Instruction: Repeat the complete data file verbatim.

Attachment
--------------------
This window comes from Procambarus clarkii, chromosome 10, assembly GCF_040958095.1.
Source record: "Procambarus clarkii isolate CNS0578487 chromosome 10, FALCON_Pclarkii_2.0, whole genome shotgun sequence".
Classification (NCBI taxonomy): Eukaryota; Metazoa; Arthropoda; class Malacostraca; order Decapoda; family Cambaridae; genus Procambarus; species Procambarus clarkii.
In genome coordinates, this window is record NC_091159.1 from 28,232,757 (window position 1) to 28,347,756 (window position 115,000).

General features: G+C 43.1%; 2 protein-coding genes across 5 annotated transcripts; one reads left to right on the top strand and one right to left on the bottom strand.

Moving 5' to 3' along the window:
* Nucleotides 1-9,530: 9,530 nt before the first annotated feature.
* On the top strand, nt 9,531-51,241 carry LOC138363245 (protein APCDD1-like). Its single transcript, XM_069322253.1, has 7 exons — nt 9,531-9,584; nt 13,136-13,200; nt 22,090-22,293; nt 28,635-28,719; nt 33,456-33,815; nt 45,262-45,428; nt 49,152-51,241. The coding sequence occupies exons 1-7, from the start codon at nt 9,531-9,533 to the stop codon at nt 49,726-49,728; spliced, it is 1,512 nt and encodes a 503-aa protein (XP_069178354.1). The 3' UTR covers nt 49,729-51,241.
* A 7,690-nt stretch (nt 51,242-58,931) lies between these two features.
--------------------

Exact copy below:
This window comes from Procambarus clarkii, chromosome 10, assembly GCF_040958095.1.
Source record: "Procambarus clarkii isolate CNS0578487 chromosome 10, FALCON_Pclarkii_2.0, whole genome shotgun sequence".
Classification (NCBI taxonomy): Eukaryota; Metazoa; Arthropoda; class Malacostraca; order Decapoda; family Cambaridae; genus Procambarus; species Procambarus clarkii.
In genome coordinates, this window is record NC_091159.1 from 28,232,757 (window position 1) to 28,347,756 (window position 115,000).

General features: G+C 43.1%; 2 protein-coding genes across 5 annotated transcripts; one reads left to right on the top strand and one right to left on the bottom strand.

Moving 5' to 3' along the window:
* Nucleotides 1-9,530: 9,530 nt before the first annotated feature.
* On the top strand, nt 9,531-51,241 carry LOC138363245 (protein APCDD1-like). Its single transcript, XM_069322253.1, has 7 exons — nt 9,531-9,584; nt 13,136-13,200; nt 22,090-22,293; nt 28,635-28,719; nt 33,456-33,815; nt 45,262-45,428; nt 49,152-51,241. The coding sequence occupies exons 1-7, from the start codon at nt 9,531-9,533 to the stop codon at nt 49,726-49,728; spliced, it is 1,512 nt and encodes a 503-aa protein (XP_069178354.1). The 3' UTR covers nt 49,729-51,241.
* A 7,690-nt stretch (nt 51,242-58,931) lies between these two features.